We bring to your attention a call for applications for MSc and PhD Scholarship opportunities at the African Centre of Excellence in Sustainable Agriculture and Agribusiness Management - a World Bank sponsored project (ACE - II) in Egerton University.
Further details are at.
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The team working on Employment for Stability project held its last workshop on July 5th, 2017 in Addis Ababa, Ethiopia to share the most recent results produced by the multidisciplinary research team. The objective was to share lessons and discuss the results of the research with policy makers, academics, researchers, UN and international organizations’ experts and private sector stakeholders. It was hoped that the substance of these discussions would be used to inform the development of the final report. A total of 31 people attended the half-day workshop.
The workshop program, prepared and presented by the researchers, included 3 presentations of 15–30 minutes duration, which described the evidence from six African countries on the relationship between economic opportunity and stability, the case of Rwanda as an example, and the potential roles for strategic engagement nationally, regionally and internationally to improve both development and stability.
A type of charcoal made from eucalyptus trees could provide the solution to South Africa's polluted water.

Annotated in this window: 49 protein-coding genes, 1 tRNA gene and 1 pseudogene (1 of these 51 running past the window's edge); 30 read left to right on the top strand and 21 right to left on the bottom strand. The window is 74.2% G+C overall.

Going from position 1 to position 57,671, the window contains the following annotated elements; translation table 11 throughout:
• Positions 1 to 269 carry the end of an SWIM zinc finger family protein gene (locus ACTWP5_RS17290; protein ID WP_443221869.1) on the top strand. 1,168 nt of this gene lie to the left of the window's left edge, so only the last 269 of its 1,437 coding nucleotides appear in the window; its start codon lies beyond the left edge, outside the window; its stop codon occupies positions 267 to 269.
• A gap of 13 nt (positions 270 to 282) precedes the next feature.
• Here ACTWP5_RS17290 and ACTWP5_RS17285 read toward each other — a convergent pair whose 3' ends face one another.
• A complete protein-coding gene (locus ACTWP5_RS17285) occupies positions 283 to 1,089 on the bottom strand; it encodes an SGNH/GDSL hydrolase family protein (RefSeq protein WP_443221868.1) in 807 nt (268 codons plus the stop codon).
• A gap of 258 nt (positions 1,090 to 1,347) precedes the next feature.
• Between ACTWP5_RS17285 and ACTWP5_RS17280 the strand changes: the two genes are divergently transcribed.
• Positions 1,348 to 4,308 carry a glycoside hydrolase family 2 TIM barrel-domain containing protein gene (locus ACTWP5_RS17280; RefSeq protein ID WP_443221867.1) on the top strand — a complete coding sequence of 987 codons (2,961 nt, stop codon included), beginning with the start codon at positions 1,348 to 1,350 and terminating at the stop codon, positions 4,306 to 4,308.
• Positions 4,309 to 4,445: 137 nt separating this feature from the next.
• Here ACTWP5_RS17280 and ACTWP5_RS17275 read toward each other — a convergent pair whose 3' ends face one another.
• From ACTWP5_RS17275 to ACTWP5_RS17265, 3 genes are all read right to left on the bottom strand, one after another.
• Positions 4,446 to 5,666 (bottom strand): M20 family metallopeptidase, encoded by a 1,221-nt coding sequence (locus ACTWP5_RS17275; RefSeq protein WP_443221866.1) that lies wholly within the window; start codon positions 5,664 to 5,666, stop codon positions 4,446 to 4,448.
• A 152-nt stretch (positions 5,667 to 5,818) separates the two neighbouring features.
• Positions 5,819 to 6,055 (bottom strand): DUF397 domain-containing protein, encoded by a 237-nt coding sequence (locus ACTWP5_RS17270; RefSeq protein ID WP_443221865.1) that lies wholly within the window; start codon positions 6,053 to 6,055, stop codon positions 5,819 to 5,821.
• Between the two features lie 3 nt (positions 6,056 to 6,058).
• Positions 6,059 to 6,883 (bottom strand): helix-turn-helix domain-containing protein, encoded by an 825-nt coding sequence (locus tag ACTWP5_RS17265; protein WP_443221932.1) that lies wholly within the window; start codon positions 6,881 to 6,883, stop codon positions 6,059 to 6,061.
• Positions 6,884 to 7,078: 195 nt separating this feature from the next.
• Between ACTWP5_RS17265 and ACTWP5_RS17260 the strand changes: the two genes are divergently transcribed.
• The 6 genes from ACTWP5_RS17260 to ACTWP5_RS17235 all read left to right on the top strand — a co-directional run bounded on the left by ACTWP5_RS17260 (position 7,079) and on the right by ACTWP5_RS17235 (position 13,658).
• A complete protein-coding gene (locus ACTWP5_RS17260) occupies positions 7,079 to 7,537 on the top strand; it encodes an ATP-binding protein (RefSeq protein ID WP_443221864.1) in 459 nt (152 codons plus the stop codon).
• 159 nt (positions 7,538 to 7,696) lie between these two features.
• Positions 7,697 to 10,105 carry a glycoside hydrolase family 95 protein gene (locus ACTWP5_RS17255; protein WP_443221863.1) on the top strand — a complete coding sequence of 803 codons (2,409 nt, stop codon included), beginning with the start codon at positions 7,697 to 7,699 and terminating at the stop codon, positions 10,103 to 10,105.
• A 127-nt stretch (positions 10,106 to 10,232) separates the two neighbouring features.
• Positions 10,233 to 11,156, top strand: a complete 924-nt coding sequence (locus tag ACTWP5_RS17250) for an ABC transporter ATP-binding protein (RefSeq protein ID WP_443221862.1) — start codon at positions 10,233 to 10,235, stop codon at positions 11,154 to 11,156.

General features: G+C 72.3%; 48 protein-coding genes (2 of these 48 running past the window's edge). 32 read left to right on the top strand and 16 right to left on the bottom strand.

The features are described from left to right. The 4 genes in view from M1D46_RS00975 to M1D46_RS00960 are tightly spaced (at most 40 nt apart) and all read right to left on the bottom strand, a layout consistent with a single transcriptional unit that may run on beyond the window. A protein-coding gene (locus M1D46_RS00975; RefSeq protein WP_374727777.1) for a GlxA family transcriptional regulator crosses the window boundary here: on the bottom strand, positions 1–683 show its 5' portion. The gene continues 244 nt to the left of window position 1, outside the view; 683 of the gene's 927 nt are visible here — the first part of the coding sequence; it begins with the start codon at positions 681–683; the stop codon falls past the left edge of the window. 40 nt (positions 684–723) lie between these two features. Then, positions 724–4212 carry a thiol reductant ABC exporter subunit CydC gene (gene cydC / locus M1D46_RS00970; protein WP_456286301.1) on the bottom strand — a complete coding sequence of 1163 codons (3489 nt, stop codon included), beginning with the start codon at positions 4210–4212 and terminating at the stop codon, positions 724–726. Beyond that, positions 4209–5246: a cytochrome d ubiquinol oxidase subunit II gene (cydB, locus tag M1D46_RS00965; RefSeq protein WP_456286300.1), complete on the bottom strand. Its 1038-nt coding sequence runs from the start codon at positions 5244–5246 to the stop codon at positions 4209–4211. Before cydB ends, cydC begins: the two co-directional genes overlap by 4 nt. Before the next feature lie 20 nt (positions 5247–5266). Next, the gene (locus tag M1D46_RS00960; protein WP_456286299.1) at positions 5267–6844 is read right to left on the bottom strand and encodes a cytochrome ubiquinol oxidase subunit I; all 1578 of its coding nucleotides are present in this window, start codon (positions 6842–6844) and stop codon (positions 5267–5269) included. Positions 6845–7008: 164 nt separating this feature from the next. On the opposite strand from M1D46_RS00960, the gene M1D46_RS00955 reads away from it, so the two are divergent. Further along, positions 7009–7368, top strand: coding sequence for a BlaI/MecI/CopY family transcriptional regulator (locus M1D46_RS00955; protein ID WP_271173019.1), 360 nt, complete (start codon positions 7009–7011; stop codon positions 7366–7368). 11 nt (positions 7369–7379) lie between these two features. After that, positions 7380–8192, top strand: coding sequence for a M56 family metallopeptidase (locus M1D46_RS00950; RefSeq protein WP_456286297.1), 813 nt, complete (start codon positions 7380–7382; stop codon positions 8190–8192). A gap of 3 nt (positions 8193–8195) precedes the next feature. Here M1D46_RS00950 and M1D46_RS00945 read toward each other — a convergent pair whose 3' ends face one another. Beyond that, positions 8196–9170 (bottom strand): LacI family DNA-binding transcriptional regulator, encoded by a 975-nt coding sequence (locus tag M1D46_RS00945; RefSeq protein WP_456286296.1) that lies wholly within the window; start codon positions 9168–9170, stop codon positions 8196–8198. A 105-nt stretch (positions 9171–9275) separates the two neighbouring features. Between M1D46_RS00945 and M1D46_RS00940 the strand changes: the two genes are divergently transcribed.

A University of Stellenbosch academic is developing a low-cost, low-tech water purification system with the charcoal, which will remove organic compounds from waste water in urban areas, the DST-NRF Centre of Excellence in Food Security said on Monday.
The charcoal, called biochar, could remove organic, some inorganic, and microbiological contaminants from water.
Professor Gunnar Sigge and collaborators at the Universities of Venda and Pretoria developed the purification system.
Sigge and colleagues tested different types of biochar made of pine and eucalyptus to maximize the amount of pollutants removed from the water. Of the two tree species tested, eucalyptus provided the best biochar.
"This filtration method could benefit subsistence farmers. And, with further development, eucalyptus biochar could be used to remove organic pollutants from wastewaters produced by wineries and the food industry."
Read More at:- http://allafrica.com/stories/201702080388.html